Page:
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proud that i've been asked to lead a great party. great team, grate volunteers and professionals. we've a fantastic team. really, really looking forward to this. thank you. do you think you can deliver the things the prime minister hopes for? absolutely. such a positive move. absolutely. we're ready for it. there are always challenges, but we're up to it. you may not recognise tory ho, you may never have seen some of the new faces, but this reshuffle's about rebooting this party as well as what's happening in government. so no huge new group of passengers for the shiny ministerial cars. whoa. the biggest names in government stay the same. are you expecting to stay in post, mrjohnson? the foreign secretary, the chancellor, the brexit secretary, and the home secretary all keep theirjobs. with one downing street resident most certainly determined not to budge. a couple who met on an internet
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dating website have been convicted of planning a devastating christmas terror attack a year ago inspired by the islamic state group. munir mohammed, an asylum seeker from sudan who was living in derby, had stored up bomb—making components with the help of his girlfriend, a pharmacist. the court heard the pair were also researching how to make the deadly poison, ricin. our home affairs correspondent june kelly reports. this is a story which stretches to the streets of sudan. the couple, now convicted, both had roots here, but they linked up thousands of miles away in the uk. munir mohammed entered britain illegally and then sought asylum. a couple of years later, although married, he went on a muslim dating site,, and found his partner in crime. he was attracted to rowaida el—hassan because she was a pharmacist. he needed her scientific know—how
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to mount a terror attack. they were both wedded to an extremist ideology. they began sharing is execution videos. together, the couple plotted a terror outrage in the uk in the run—up to christmas 2016. munir mohammed would carry it out. he was living in a bedsit in derby. described as a bedroom jihadi, here, over the internet, he took instructions from a man believed to be an is commander, and told him, "i'm ready". munir mohammed had been picked up on cctv in asda. he was shopping for everyday items containing chemicals he needed for his bomb, all the time being guided over the phone by his girlfriend using her pharmacy experience. in his bedsit, officers found bomb—making components and instructions in how to use mobile phone detonators and the poison ricin. his is commander had posted an instruction on facebook which read, "place poison in food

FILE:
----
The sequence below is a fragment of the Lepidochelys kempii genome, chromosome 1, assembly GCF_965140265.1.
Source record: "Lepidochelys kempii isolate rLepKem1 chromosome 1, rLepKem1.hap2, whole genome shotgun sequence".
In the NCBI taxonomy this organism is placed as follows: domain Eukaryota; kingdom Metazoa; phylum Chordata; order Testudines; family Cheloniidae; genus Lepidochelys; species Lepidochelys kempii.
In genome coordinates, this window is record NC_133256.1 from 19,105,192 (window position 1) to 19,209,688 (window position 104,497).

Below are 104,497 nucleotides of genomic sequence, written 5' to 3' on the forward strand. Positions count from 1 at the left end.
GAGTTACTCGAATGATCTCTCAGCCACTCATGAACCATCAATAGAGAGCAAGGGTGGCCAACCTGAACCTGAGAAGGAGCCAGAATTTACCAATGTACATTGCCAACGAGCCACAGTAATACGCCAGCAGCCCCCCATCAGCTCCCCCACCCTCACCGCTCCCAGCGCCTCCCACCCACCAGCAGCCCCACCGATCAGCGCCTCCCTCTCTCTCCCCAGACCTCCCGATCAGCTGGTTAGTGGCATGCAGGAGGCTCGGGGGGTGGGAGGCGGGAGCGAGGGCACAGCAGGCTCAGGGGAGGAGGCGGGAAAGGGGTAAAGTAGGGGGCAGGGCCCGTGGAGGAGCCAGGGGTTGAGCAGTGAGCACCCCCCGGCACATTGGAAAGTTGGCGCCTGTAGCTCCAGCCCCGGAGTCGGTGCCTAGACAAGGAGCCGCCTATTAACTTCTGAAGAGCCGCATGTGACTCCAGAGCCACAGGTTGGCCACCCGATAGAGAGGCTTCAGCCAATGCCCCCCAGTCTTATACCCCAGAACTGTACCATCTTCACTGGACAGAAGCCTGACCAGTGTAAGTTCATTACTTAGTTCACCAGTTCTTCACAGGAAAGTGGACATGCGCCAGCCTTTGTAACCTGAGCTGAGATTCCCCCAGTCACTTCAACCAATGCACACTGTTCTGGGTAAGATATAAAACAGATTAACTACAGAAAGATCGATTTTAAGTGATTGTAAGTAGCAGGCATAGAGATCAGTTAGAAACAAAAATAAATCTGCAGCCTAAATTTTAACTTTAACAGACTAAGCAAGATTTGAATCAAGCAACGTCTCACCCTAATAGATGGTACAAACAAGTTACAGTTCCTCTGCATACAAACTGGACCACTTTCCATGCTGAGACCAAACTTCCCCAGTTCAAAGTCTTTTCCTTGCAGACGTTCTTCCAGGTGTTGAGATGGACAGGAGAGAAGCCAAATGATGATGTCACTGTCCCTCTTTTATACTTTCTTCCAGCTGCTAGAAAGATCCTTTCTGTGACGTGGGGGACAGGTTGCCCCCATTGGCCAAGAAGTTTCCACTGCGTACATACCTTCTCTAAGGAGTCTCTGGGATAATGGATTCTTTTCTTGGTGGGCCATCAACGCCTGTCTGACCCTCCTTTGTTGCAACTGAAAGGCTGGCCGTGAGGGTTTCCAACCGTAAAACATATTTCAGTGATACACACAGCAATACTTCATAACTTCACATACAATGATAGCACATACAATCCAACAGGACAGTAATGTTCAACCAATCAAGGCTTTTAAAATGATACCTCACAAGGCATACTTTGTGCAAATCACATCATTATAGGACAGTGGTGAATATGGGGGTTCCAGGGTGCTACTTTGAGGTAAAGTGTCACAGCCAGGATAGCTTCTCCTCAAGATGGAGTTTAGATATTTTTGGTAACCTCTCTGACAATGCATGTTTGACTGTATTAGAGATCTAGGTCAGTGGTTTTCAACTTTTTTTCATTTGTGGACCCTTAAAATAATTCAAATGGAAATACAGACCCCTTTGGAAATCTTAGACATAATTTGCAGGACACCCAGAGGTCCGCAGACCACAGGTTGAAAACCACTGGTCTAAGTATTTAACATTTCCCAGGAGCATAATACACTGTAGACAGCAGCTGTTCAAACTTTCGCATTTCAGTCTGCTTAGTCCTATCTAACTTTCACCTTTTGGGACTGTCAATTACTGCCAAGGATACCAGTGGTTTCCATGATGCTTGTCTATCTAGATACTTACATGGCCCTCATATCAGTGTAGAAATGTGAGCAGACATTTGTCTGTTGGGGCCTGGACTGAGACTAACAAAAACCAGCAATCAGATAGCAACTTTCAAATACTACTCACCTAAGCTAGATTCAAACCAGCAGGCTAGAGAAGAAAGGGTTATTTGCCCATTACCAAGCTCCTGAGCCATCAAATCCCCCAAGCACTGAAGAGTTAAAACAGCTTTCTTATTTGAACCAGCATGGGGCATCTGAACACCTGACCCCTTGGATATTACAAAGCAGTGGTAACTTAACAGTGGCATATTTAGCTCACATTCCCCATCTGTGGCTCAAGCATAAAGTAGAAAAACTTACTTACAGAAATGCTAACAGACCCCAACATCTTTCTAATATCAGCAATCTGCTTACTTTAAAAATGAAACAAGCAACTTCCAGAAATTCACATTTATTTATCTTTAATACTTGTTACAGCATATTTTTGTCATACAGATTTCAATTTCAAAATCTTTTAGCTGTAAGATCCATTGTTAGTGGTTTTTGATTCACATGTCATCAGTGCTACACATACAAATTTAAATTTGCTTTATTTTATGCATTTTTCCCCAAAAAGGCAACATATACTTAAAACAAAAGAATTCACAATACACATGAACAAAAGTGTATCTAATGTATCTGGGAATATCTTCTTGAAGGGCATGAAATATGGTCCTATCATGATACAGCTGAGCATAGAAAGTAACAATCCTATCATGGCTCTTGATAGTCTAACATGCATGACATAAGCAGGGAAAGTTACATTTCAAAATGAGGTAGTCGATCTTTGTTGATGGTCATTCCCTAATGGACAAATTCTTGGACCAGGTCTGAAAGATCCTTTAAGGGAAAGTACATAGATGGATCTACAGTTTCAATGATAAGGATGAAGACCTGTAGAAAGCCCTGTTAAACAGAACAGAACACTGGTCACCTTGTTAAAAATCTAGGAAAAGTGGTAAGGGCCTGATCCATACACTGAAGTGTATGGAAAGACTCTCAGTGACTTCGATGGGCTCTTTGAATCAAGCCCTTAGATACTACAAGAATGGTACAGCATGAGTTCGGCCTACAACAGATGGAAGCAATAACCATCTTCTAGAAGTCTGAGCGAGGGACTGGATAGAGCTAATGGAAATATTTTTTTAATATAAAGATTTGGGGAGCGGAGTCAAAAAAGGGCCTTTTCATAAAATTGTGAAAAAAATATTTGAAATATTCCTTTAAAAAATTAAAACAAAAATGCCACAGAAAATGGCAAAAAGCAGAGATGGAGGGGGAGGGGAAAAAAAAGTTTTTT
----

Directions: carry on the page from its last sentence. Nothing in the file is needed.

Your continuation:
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like fruit and vegetables in markets or inject poison in drinks and foods that are prohibited in islam". at that time, munir mohammed was working here at kerry foods in burton—on—trent. he was in the kitchens, making sauces for ready meals that are sold in tesco and morrison's. using fake id with someone else's name, he got the job through the gi recruitment company. munir mohammed was planning a bomb attack. there was no evidence he ever had any poison. but detectives say that because of his interest in ricin and his support for is, he did pose a threat to this factory. he certainly was a risk. had that food company known, had we known of his interest in ricin, and his link to that food company, we would have ta ken steps to protect the public and to prevent him from continuing that employment there.